Alcohol Producers Set to Receive Tax Cuts of Up To $250,000 A Year 

The federal government has announced that as part of the May 2021 Budget, Independent distillers and craft brewers across Australia will receive tax cuts to encourage them to invest more money into their businesses.

The additional money saved as a result of the tax cuts will make it easier for businesses to employ new workers, explore new export markets or expand their cellar door facilities.

From July 2021, eligible distillers and brewers will be able to claim a refund on any excise they pau up to an annual cap of $350,000. At the present time, they are only entitled to a rebate of 60 percent of the excise they pay, up to an annual cap of $100,000.

The Treasury predicts that, as the result of the impending changes, brewers and distillers on average will benefit by about $55,000 each year.

As a result of the changes, the price of a beer keg could be reduced by a couple of dollars with small distillers and brewers set to receive anywhere up to $250,000 in tax breaks.

The sector is one of Australians fastest growing industries and currently employs around 15,000 Australians.

There are approximately 600 brewers and 400 distillers across Australia, roughly two-thirds of them are located in regional or rural areas.

The number of distilleries has exploded in Australia over the last decade, rising from 28 in 2014 to 400 in 2021.

The Treasury has estimated that the new measures would be worth $255m to the industry annually.

It is projected producers in New South Wales and Victoria will be the major beneficiaries of the measures, as they are set to receive $12.3 million and $15.5 million in tax relief respectively.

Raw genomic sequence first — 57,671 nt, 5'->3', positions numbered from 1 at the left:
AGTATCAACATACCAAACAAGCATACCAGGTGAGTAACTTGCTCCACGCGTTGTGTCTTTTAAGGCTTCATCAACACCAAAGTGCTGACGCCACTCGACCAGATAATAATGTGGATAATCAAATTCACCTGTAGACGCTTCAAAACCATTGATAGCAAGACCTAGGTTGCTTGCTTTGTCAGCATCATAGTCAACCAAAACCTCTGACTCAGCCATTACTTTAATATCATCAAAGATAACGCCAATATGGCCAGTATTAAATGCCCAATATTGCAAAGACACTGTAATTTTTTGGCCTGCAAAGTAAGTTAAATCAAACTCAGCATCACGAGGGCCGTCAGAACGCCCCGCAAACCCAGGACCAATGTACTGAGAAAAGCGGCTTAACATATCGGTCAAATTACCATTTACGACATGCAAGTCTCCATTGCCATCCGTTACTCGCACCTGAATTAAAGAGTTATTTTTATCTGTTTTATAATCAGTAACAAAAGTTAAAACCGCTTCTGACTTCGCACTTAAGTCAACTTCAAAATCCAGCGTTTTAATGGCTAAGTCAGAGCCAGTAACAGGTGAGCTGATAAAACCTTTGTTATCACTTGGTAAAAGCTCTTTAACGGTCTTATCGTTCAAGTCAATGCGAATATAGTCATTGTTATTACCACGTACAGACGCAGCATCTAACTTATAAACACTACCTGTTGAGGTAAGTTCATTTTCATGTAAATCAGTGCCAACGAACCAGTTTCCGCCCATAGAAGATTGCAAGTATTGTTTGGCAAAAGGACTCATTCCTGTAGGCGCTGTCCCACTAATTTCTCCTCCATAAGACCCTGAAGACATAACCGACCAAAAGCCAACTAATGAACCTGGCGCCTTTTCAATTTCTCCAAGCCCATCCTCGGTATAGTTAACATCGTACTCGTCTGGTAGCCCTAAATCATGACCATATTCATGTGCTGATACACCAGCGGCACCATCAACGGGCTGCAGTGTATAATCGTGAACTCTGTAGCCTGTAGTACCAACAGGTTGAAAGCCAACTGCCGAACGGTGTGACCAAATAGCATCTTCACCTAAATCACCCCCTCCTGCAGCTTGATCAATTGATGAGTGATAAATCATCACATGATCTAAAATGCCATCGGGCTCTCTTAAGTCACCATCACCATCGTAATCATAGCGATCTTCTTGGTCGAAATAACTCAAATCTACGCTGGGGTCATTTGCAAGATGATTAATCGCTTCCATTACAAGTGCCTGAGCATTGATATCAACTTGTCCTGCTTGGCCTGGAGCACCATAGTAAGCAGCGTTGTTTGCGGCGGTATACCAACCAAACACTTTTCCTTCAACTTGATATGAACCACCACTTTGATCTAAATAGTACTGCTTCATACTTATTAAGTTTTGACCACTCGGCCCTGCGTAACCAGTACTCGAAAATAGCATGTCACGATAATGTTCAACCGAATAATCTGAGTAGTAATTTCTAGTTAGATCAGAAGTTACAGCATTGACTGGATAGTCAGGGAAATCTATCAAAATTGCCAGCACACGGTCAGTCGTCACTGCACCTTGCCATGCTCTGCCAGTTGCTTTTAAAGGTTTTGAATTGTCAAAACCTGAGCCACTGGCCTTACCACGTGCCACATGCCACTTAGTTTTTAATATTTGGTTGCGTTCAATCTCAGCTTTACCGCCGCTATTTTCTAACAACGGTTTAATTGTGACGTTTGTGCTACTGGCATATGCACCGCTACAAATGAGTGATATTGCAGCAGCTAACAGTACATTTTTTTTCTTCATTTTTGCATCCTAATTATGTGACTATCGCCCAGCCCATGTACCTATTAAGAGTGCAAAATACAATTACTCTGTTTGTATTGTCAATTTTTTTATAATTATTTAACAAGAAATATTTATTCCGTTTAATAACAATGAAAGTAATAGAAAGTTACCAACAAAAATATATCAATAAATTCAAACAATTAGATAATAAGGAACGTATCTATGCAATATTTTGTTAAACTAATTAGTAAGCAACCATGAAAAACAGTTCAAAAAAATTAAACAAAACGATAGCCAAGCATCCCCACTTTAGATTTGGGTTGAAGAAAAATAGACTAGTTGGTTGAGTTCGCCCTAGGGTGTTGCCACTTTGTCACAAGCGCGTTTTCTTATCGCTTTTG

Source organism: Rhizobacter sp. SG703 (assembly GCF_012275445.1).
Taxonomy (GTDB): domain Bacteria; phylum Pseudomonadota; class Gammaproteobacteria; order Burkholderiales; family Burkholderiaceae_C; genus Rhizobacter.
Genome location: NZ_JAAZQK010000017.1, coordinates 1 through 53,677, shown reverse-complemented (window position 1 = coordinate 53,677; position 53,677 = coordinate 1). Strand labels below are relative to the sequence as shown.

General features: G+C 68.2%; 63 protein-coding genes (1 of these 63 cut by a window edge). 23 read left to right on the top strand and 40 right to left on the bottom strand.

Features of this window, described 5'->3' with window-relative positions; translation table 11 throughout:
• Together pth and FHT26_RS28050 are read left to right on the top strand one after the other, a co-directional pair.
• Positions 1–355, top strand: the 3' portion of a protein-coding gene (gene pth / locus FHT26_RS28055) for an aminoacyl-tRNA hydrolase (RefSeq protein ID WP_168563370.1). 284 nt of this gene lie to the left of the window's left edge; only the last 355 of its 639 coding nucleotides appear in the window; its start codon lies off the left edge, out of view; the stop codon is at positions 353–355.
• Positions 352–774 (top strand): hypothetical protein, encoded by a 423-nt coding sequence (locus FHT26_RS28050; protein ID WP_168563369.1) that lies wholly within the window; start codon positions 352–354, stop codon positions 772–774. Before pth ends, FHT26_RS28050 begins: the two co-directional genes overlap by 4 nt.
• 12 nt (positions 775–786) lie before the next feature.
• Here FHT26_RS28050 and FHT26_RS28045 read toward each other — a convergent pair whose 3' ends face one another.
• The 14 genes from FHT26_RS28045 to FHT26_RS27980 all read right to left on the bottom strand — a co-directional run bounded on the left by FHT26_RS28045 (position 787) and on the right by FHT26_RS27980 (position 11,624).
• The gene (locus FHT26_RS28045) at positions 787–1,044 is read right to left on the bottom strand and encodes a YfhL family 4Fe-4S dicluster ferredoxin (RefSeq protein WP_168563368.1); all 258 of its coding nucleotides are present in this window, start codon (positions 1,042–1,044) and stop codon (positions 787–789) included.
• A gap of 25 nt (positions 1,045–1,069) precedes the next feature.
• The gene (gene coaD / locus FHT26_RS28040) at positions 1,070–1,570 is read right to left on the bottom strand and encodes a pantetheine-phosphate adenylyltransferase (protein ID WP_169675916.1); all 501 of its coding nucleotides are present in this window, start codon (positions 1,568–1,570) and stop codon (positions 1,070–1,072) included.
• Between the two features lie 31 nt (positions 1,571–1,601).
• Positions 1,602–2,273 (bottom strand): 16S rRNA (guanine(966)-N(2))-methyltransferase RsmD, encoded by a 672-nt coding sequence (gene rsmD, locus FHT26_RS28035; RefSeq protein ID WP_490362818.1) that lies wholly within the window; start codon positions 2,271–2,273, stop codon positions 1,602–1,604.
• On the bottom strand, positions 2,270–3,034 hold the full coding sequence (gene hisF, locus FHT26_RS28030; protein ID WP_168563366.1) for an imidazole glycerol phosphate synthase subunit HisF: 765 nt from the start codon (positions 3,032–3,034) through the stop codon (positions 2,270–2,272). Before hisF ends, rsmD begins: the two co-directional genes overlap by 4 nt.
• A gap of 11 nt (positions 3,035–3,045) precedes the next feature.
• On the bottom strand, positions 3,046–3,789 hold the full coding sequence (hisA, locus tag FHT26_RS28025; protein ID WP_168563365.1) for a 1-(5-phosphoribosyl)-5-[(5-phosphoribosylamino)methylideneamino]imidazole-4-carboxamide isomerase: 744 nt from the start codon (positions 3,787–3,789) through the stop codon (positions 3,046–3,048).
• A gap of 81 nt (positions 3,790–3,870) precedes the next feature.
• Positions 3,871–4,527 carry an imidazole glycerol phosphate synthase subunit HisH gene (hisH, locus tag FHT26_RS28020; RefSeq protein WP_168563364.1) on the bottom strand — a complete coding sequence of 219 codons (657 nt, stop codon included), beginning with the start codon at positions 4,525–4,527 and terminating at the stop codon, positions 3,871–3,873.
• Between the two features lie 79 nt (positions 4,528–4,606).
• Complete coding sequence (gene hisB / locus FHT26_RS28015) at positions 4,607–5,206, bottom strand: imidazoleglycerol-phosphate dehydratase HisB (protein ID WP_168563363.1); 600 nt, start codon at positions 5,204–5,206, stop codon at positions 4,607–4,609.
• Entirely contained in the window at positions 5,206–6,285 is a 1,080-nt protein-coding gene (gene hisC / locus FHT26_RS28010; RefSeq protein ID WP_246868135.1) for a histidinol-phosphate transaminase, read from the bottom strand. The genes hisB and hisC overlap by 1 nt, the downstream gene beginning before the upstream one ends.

The Brewers Association has welcomed the news, revealing COVID-19 lockdowns had seen $1 billion lost in beer sales.

Pubs across Australia are requesting for the federal government to reduce the tax on draught beer to lessen the burden on inner-city venues that have been financially disrupted by the covid-19 lockdowns and restrictions since the beginning of the pandemic.

There are calls being led by the Brewers Association for current tax levied on a keg of beer to be reduced by 50 percent as part of the upcoming federal budget. The Brewers Association argues that it would provide relief for many debt-ridden publicans who are trying to regain the mass financial losses from their business.

Draught beer is categorised as beer packaged in an individual container exceeding 48 litres. This means it can be sold on tap in clubs and pubs. Draught beer has three different excise rates, different rates depend on whether the beer is low-strength, mid-strength or full-strength.

Australian venues pay the fourth-highest beer tax in the industrialised world. A standard full-strength keg is taxed at $36.14 per litre of alcohol in Australia.

Australian alcohol tax is currently $2.26 per litre for packaged beer. This means that Australians pay 17 times more beer tax than Germany which pays $0.13, 15 times more than Spain which pays $0.15. Australia pays close to double the amount of New Zealand which pays $1.26 and pays one-third more than the United Kingdom a country that pays $1.52.

As a consequence of the lockdowns, a large number of venues across the country had to make the difficult decision to make some of their full-time staff redundant. Reducing the tax on alcohol would allow many businesses to re-employ old staff who they had to let go or hire new staff members who have been unemployed since the start of the pandemic.

Across Australia there was a 30 percent decrease in the sales of draught beer in 2020. This massive drop represents over $1 billion being wiped from the brewing and hospitality sectors.

Sales volumes at clubs and pubs fell by 94 percent in April last year and 96 percent in May when venues were fully closed. 373,500 kegs in total of perishable beer were tipped out and went to waste. This totals to 44 million schooners which were lost in sales.

Alcohol Producers Set to Receive Tax Cuts of Up To $250,000 A Year